In 1988, Coulter and his business partner parted ways and Coulter began work as a consultant for an architectural firm.
It was there that he met his wife Becky. It was only months before the two hit it off and decided to get married.
Coulter and his wife have three children, Lucas, Peter and Claire.
Lucas and Peter are in a band together, Dead Epimony, which recently won an online contest with more than 400 entries worldwide. His daughter is a professional photographer and currently lives in Chicago.
The family moved from St. Louis County to Labadie in 2000, and moved to Washington in about 2004.
Coulter first started doing plein air paintings about seven years ago
“I don’t know if it’s a passion, or an obsession, or just survival,” he said jokingly.
Coulter took a workshop with Billyo, (Billy O’Donnell), but creates his own palate of colors using only the primary colors and white.
“I like the liveliness it creates,” he said. “It’s interesting how (much you can create with) a limited palate.”
As an artist and having spent many years in a corporate setting, Coulter is inspired by being outdoors. “There is a painting everywhere you look if you really work on it,” he said.
Coulter said the process is “so much more complicated than what I used to do.” Now, rather than working from a set of blueprints for commission, “you’re doing things that please you and hoping that somebody else will be pleased enough to buy it.”
Coulter looks for representation in galleries and online. So far, he admits, he has had pretty good luck appealing to customers.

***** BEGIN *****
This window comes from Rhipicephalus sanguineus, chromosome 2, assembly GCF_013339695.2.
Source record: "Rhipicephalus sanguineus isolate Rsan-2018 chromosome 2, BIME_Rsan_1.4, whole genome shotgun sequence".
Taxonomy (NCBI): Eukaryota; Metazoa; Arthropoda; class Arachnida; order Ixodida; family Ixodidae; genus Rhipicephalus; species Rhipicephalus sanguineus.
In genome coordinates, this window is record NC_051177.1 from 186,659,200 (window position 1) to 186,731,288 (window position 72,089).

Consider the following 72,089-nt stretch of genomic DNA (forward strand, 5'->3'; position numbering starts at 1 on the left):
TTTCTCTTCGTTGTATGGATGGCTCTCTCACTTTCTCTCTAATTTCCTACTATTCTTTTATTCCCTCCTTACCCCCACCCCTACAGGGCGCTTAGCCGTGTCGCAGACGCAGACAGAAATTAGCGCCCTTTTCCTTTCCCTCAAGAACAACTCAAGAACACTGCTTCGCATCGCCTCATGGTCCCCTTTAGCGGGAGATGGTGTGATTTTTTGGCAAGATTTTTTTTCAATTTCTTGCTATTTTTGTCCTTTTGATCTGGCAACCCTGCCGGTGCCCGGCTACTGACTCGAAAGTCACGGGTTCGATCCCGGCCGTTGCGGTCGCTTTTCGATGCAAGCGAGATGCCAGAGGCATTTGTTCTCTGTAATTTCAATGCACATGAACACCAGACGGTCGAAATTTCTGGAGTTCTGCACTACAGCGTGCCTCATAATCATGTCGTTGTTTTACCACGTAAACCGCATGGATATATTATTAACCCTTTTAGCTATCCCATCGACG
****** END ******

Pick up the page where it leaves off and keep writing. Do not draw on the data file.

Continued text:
“It takes perseverance to do this and be serious about it, but the complexity is amazing. There are so many facets to trying to make a living doing this,” he said.
Coulter looks up to local artists Bryan Haynes, Billyo and Shawn Cornell.
“I have studied with all of them,” he said, adding that he has taken a few classes with Billyo.
Over the years, Coulter has worked to develop his own style.
“I tended to paint things a little too timidly before. My confidence is getting a little better in my application of paint,” he said.
“The funny thing is, and it took me awhile too. . . you have free rein to put in or take out whatever you want. You have to use your artist’s license, your creativity, and add and delete whatever you need to make a good picture.”
Coulter has been a member of the Mid-Missouri Fine Arts Society for several years. That group shows work at the Train Station Depot in Downtown Washington.
He has made a lot of friends through the art community, he said, adding that plein-air painting is keeping him busy.
He has seven events to attend throughout Missouri this summer.
He enjoys selling art “at the easel,” which can be customized to a client’s taste.
Coulter has won many awards for his paintings over the years.
Coulter currently has a show at Longview Farm House, 13525 Clayton Road, Town and Country, that runs through July 31.
To view his work, visit marty-coulter.artistwebsites.com.